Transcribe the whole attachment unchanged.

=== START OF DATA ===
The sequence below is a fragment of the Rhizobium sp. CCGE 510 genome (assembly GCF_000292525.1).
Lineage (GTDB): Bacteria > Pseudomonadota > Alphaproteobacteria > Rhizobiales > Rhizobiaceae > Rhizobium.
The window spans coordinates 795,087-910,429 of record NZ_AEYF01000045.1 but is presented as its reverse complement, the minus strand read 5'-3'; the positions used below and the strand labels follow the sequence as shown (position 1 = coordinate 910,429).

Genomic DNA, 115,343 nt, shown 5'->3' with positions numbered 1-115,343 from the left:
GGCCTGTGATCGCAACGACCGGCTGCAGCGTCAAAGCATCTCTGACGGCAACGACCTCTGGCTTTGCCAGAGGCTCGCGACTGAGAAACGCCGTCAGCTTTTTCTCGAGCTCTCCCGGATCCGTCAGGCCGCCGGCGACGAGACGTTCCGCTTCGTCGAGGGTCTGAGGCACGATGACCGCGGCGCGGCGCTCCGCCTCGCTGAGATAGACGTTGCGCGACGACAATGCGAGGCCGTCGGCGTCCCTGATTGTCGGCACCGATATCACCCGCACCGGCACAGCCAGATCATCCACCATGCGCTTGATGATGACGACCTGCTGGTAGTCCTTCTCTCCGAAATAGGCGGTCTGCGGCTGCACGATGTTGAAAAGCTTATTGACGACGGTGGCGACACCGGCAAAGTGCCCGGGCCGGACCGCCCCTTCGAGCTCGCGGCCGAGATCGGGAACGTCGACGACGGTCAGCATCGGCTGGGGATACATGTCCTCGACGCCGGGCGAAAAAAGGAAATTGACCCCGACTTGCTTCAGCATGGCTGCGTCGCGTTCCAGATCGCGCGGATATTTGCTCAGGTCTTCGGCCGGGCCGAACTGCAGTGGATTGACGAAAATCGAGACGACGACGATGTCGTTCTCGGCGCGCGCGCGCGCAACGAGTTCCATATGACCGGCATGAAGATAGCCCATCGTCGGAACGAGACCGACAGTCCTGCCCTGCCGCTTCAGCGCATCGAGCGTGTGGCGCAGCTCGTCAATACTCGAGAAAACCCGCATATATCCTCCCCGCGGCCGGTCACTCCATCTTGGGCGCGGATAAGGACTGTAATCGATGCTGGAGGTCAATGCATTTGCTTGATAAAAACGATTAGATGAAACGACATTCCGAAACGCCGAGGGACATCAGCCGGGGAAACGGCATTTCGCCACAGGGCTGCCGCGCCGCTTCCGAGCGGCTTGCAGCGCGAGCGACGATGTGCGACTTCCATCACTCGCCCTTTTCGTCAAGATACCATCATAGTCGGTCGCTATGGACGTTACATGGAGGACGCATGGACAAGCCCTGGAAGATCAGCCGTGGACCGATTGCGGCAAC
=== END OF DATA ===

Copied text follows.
The sequence below is a fragment of the Rhizobium sp. CCGE 510 genome (assembly GCF_000292525.1).
Lineage (GTDB): Bacteria > Pseudomonadota > Alphaproteobacteria > Rhizobiales > Rhizobiaceae > Rhizobium.
The window spans coordinates 795,087-910,429 of record NZ_AEYF01000045.1 but is presented as its reverse complement, the minus strand read 5'-3'; the positions used below and the strand labels follow the sequence as shown (position 1 = coordinate 910,429).

Genomic DNA, 115,343 nt, shown 5'->3' with positions numbered 1-115,343 from the left:
GGCCTGTGATCGCAACGACCGGCTGCAGCGTCAAAGCATCTCTGACGGCAACGACCTCTGGCTTTGCCAGAGGCTCGCGACTGAGAAACGCCGTCAGCTTTTTCTCGAGCTCTCCCGGATCCGTCAGGCCGCCGGCGACGAGACGTTCCGCTTCGTCGAGGGTCTGAGGCACGATGACCGCGGCGCGGCGCTCCGCCTCGCTGAGATAGACGTTGCGCGACGACAATGCGAGGCCGTCGGCGTCCCTGATTGTCGGCACCGATATCACCCGCACCGGCACAGCCAGATCATCCACCATGCGCTTGATGATGACGACCTGCTGGTAGTCCTTCTCTCCGAAATAGGCGGTCTGCGGCTGCACGATGTTGAAAAGCTTATTGACGACGGTGGCGACACCGGCAAAGTGCCCGGGCCGGACCGCCCCTTCGAGCTCGCGGCCGAGATCGGGAACGTCGACGACGGTCAGCATCGGCTGGGGATACATGTCCTCGACGCCGGGCGAAAAAAGGAAATTGACCCCGACTTGCTTCAGCATGGCTGCGTCGCGTTCCAGATCGCGCGGATATTTGCTCAGGTCTTCGGCCGGGCCGAACTGCAGTGGATTGACGAAAATCGAGACGACGACGATGTCGTTCTCGGCGCGCGCGCGCGCAACGAGTTCCATATGACCGGCATGAAGATAGCCCATCGTCGGAACGAGACCGACAGTCCTGCCCTGCCGCTTCAGCGCATCGAGCGTGTGGCGCAGCTCGTCAATACTCGAGAAAACCCGCATATATCCTCCCCGCGGCCGGTCACTCCATCTTGGGCGCGGATAAGGACTGTAATCGATGCTGGAGGTCAATGCATTTGCTTGATAAAAACGATTAGATGAAACGACATTCCGAAACGCCGAGGGACATCAGCCGGGGAAACGGCATTTCGCCACAGGGCTGCCGCGCCGCTTCCGAGCGGCTTGCAGCGCGAGCGACGATGTGCGACTTCCATCACTCGCCCTTTTCGTCAAGATACCATCATAGTCGGTCGCTATGGACGTTACATGGAGGACGCATGGACAAGCCCTGGAAGATCAGCCGTGGACCGATTGCGGCAAC